As parents we have somehow moved from a state of struggling to provide enough, now into a period where we struggle not to provide too much. So as Christmas fast approaches, how do we as parents help our children maintain a sense of simplicity, a sense of gratitude, and a sense of what Christmas is really meant to be about. In turn, relieving some of the pressure we as parents catch in this busy time of year.
How do I as a parent instill in my child that we are blessed to live in a part of the world that wants for nothing, when he and she is unintentionally encouraged to want more and give less. And yes, I know that it’s a fact that the world has moved on from a simpler slower paced way of life and so some of this quick paced, life filled with stuff, is normal. And I say this with both a sense of sadness as well as appreciation.
Naturally as parents we want to provide our kids with the best start in life, and this often becomes an attempt to provide ‘the best of everything’…. If a little is good, we think more is better, or is it?
Simplicity Parenting experts suggest that there are four pillars of excess; having too much stuff, too many choices, too much information, too much speed. When I think of a classic time, where these four pillars seem to be at full force….i think of Christmas. Oh how easy it is for our children to be given so many gifts from loving relatives and friends, to the point where they don’t know what is from who, and the next few days is spent rediscovering what they actually received, and what to play with first.
Oh I feel like I’m sounding like the Grinch….I really am a Christmas lover. You know the people who turn up with reindeer ears on their heads and Christmas carols playing from their cars…. and the gifts that are wrapped with three different kinds of ribbon with an ornament on top…. yup that’s me!!!! But what I love more is my family, and my babies having the childhood that they so deserve.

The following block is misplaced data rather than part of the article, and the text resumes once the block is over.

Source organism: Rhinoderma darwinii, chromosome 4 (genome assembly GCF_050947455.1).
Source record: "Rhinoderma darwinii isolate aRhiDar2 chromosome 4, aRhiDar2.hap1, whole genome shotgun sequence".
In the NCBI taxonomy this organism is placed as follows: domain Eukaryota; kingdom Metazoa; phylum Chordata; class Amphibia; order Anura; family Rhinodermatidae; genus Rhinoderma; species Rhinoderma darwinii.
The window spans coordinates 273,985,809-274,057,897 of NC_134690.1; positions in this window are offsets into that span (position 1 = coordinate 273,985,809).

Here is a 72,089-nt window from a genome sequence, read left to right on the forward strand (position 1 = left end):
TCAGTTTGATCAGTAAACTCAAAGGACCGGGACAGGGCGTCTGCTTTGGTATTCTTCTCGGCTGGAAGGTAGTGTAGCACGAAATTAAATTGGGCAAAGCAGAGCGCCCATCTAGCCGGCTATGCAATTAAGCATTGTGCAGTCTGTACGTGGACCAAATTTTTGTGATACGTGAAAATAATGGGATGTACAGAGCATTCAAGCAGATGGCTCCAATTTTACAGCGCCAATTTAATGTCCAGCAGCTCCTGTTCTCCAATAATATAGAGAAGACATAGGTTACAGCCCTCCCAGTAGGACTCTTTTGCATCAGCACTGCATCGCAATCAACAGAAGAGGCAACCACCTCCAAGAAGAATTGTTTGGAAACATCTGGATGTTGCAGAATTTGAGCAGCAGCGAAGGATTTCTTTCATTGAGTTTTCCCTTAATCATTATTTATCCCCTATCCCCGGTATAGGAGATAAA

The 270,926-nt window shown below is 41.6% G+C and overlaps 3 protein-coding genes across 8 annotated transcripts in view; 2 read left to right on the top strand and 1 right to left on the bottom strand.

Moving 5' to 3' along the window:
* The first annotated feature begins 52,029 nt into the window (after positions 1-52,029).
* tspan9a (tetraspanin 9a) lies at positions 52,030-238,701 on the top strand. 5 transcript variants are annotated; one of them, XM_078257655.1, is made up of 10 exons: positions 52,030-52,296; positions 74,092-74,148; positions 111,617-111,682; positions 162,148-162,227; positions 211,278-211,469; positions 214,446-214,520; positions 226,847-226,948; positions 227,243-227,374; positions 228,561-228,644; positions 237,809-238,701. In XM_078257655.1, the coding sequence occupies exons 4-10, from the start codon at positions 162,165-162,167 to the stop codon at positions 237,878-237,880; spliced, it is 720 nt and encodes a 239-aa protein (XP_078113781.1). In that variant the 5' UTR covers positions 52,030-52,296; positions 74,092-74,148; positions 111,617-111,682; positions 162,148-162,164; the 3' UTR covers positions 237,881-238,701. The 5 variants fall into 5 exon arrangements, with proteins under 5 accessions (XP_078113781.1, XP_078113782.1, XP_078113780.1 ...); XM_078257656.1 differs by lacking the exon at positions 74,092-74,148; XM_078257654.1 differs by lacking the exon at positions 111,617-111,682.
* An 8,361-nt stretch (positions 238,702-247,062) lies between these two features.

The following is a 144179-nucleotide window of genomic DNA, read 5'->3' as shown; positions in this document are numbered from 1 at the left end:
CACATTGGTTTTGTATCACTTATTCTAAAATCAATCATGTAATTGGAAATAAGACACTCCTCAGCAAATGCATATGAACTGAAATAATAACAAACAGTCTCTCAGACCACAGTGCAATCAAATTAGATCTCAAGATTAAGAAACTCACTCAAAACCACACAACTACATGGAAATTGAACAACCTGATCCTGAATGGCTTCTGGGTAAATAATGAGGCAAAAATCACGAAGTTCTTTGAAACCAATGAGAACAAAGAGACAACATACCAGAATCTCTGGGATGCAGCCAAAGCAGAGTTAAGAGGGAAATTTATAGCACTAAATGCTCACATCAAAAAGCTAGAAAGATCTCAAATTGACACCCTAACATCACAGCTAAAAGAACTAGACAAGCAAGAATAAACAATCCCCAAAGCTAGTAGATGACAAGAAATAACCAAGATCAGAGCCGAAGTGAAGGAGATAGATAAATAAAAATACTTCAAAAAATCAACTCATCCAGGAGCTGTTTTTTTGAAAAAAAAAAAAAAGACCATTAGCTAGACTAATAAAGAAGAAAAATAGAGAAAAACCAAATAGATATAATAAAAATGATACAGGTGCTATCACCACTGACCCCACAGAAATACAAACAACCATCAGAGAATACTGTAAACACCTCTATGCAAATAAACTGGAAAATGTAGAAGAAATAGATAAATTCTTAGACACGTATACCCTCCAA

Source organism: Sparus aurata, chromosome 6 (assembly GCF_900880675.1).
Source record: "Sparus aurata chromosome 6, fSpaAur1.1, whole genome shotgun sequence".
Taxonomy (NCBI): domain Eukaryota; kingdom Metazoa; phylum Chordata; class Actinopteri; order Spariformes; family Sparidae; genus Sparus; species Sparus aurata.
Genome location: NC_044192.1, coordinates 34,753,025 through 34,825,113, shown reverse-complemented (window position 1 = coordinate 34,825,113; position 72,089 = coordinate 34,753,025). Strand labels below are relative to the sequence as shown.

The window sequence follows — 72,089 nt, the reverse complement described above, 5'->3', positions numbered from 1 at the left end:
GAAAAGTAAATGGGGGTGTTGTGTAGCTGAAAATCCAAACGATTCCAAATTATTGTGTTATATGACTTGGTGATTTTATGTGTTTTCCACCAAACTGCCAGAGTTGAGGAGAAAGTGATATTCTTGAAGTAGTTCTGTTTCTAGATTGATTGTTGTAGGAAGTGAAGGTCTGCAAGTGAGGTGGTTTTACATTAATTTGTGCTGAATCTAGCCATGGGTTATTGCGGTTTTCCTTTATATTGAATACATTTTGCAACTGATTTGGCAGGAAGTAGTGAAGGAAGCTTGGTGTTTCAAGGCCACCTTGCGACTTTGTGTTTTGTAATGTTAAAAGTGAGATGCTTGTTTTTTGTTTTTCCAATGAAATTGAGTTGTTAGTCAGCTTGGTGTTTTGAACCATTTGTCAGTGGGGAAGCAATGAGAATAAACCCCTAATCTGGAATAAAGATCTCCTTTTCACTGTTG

When children are overwhelmed by busyness and choice, they lose the precious time they need to explore, play and release tension. Children need this time to develop creativity, imagination and self directed learning.
Mama Being Frank….The biggest gift we hope to give our children this year is their childhood. A Christmas where there main focus is to be silly, fun, loving kids who feel connected with the people in the world around them. By providing balance and actively trying to protect them from falling into ‘excess’. And by also modeling to them how to be gracious during a time of year, where a gift from each person you see has become expected rather than appreciated.
So this Christmas, we are going to remain focused on simplicity, in an attempt to allow space for our children to experience gratitude, thankfulness, and the joy of giving. For us this means, simplifying the gift giving and introducing family traditions that foster graciousness and thoughtfulness; sending anonymous Christmas cards to a stranger, filling their Santa sack with some of their pre loved toys and giving to those less fortunate.. in turn allowing us as parents, some space to breathe in the enjoyment that is Christmas. And giving our children the best gift, a gift where they have the space to really connect with the moment, and store everlasting memories filled with love and fun.
Originally Published via Wonderful Mama, A Thankyou Community